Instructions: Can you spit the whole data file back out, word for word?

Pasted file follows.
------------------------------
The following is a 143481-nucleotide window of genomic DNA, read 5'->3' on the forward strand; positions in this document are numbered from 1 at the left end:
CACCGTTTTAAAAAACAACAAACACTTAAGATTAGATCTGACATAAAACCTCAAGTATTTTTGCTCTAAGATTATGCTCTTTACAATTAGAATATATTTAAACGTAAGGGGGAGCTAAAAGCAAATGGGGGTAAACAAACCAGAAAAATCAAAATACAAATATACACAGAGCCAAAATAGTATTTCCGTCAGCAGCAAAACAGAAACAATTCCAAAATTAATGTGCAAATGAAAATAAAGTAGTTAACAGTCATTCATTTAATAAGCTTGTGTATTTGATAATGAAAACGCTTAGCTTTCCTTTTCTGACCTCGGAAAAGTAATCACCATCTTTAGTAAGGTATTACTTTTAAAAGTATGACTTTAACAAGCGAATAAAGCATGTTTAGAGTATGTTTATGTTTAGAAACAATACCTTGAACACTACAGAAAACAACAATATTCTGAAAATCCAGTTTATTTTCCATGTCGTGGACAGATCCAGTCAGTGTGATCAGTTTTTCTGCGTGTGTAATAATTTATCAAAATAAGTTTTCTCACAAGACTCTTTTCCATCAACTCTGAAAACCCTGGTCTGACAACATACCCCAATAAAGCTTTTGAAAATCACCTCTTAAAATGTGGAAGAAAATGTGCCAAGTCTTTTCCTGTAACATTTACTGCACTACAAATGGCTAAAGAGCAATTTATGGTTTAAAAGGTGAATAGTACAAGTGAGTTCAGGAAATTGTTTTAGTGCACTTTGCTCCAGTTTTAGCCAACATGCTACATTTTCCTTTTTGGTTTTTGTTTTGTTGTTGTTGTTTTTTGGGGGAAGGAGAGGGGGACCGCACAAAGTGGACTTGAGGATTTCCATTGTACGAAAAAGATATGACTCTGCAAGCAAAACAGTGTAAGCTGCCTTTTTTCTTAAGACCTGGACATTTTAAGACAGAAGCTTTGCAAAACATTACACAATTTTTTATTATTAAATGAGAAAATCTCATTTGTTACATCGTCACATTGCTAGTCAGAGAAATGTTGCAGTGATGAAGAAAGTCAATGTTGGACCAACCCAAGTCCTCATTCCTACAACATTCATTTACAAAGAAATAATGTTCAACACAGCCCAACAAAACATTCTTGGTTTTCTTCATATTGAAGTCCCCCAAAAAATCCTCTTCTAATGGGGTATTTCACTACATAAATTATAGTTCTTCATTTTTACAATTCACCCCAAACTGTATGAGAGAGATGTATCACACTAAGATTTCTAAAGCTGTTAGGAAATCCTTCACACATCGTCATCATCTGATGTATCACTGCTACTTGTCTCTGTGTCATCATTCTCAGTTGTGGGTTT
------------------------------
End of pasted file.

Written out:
The following is a 143481-nucleotide window of genomic DNA, read 5'->3' on the forward strand; positions in this document are numbered from 1 at the left end:
CACCGTTTTAAAAAACAACAAACACTTAAGATTAGATCTGACATAAAACCTCAAGTATTTTTGCTCTAAGATTATGCTCTTTACAATTAGAATATATTTAAACGTAAGGGGGAGCTAAAAGCAAATGGGGGTAAACAAACCAGAAAAATCAAAATACAAATATACACAGAGCCAAAATAGTATTTCCGTCAGCAGCAAAACAGAAACAATTCCAAAATTAATGTGCAAATGAAAATAAAGTAGTTAACAGTCATTCATTTAATAAGCTTGTGTATTTGATAATGAAAACGCTTAGCTTTCCTTTTCTGACCTCGGAAAAGTAATCACCATCTTTAGTAAGGTATTACTTTTAAAAGTATGACTTTAACAAGCGAATAAAGCATGTTTAGAGTATGTTTATGTTTAGAAACAATACCTTGAACACTACAGAAAACAACAATATTCTGAAAATCCAGTTTATTTTCCATGTCGTGGACAGATCCAGTCAGTGTGATCAGTTTTTCTGCGTGTGTAATAATTTATCAAAATAAGTTTTCTCACAAGACTCTTTTCCATCAACTCTGAAAACCCTGGTCTGACAACATACCCCAATAAAGCTTTTGAAAATCACCTCTTAAAATGTGGAAGAAAATGTGCCAAGTCTTTTCCTGTAACATTTACTGCACTACAAATGGCTAAAGAGCAATTTATGGTTTAAAAGGTGAATAGTACAAGTGAGTTCAGGAAATTGTTTTAGTGCACTTTGCTCCAGTTTTAGCCAACATGCTACATTTTCCTTTTTGGTTTTTGTTTTGTTGTTGTTGTTTTTTGGGGGAAGGAGAGGGGGACCGCACAAAGTGGACTTGAGGATTTCCATTGTACGAAAAAGATATGACTCTGCAAGCAAAACAGTGTAAGCTGCCTTTTTTCTTAAGACCTGGACATTTTAAGACAGAAGCTTTGCAAAACATTACACAATTTTTTATTATTAAATGAGAAAATCTCATTTGTTACATCGTCACATTGCTAGTCAGAGAAATGTTGCAGTGATGAAGAAAGTCAATGTTGGACCAACCCAAGTCCTCATTCCTACAACATTCATTTACAAAGAAATAATGTTCAACACAGCCCAACAAAACATTCTTGGTTTTCTTCATATTGAAGTCCCCCAAAAAATCCTCTTCTAATGGGGTATTTCACTACATAAATTATAGTTCTTCATTTTTACAATTCACCCCAAACTGTATGAGAGAGATGTATCACACTAAGATTTCTAAAGCTGTTAGGAAATCCTTCACACATCGTCATCATCTGATGTATCACTGCTACTTGTCTCTGTGTCATCATTCTCAGTTGTGGGTTT